You also have to ask yourself, Are there going to be some stories that are not personal stories, but that might resonate more? With your audience? That's okay. Now you've heard me mentioned. It's generally better to share personal stories. It's easier to convey emotion.
It's easier for you to say, but there are going to be times for certain audiences where other people's stories are going to be more powerful. Any of you who've ever been to an Anthony Robbins weekend seminar may remember the story he tells about Sylvester Stallone. And the story involves Sylvester Stallone's rise from poverty, his early acting days, having to sell his dog to survive doing everything he could turning down money offers to to make his big blockbuster Rocky, because he wanted the star and it talks about all the term on a very compelling way. But it's not a personal story of Anthony Robbins. He's just retelling a third party story, because he thinks it would resonate with so many people in his audience. And these right, it works.
Another example is the famed author and pundants pot, podcast guest and podcast host, Malcolm Gladwell. He is wildly popular on the professional public speaking circuit gets paid an astronomical fee. And he tells stories, but they're typically not personal stories. He tells stories of people he is investigated, researched, written about in some cases. He's telling stories of David and Goliath from thousands of years ago, but he's doing it with a storytellers crap and you'll see more about him in the section of great speakers and you can watch some of his video as well so you don't have to have patience. Stories.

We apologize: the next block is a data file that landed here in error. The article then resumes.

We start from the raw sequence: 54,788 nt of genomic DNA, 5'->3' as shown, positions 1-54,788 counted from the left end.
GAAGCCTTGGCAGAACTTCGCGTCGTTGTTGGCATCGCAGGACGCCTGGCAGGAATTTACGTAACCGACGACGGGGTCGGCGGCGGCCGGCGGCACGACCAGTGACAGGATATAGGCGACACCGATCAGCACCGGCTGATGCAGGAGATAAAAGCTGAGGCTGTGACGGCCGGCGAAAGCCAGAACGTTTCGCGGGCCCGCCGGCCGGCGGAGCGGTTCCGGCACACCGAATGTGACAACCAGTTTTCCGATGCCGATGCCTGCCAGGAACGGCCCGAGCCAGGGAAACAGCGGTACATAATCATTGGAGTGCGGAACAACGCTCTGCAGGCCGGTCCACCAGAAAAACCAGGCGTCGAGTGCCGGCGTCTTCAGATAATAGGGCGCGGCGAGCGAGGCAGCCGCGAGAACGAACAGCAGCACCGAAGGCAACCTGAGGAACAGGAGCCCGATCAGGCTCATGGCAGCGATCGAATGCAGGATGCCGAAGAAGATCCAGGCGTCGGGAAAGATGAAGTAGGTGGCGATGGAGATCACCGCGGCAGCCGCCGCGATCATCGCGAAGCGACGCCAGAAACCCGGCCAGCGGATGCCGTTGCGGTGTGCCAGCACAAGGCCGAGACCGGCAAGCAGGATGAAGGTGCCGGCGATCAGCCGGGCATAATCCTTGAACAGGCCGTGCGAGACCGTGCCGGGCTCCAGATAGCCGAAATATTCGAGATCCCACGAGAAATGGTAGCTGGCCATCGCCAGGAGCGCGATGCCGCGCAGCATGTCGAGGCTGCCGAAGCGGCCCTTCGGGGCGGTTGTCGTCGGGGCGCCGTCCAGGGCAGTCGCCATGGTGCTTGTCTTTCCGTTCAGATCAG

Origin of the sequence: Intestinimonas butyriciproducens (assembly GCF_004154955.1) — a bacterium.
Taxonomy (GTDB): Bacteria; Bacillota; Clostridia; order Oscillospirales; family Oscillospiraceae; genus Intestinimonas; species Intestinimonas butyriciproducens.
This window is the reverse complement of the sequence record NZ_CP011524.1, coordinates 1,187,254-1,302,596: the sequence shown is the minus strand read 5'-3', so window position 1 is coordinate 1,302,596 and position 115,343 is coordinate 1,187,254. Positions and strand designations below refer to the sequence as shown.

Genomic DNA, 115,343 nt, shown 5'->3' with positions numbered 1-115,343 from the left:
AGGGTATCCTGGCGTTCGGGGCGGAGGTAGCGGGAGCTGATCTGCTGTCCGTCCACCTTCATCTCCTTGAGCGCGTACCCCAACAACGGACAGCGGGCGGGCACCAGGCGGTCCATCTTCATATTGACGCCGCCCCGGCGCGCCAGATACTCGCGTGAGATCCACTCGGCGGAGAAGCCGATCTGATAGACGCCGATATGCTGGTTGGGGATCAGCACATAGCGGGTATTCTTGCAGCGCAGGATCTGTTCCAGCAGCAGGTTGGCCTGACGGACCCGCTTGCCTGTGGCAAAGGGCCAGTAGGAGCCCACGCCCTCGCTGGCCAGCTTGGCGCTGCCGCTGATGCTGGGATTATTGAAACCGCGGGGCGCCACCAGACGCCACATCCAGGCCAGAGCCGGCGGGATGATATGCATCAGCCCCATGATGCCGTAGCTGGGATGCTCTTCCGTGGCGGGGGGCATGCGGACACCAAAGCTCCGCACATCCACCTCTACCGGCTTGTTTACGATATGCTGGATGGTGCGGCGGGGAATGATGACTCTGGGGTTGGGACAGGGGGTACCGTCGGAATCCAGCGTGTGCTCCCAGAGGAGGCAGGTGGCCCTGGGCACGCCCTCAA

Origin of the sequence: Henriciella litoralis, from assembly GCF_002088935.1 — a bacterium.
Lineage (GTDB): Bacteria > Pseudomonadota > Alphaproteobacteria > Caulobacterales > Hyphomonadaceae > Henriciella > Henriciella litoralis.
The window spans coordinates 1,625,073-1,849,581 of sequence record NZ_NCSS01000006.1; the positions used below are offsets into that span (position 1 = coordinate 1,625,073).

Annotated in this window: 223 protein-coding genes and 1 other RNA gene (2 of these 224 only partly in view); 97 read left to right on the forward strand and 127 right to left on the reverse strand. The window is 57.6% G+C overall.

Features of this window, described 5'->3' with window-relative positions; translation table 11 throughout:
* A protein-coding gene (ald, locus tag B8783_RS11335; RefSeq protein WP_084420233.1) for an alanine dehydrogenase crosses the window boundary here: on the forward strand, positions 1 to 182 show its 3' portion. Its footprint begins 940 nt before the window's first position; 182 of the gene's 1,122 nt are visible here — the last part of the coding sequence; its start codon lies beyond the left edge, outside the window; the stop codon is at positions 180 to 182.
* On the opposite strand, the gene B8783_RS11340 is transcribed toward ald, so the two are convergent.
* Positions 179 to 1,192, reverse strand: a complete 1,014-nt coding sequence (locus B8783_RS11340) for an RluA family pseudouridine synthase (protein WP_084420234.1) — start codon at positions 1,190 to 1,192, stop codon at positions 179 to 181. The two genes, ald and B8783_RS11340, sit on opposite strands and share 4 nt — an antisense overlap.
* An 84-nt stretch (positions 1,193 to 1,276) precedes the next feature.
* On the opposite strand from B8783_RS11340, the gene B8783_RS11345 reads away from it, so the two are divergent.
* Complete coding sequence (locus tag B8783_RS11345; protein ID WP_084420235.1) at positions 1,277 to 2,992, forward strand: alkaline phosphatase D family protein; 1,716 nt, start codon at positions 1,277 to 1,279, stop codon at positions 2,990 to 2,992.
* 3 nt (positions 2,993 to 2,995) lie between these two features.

Ask yourself what is going to resonate the most with your audience that should determine what story it is whether it's a personal or a third party story.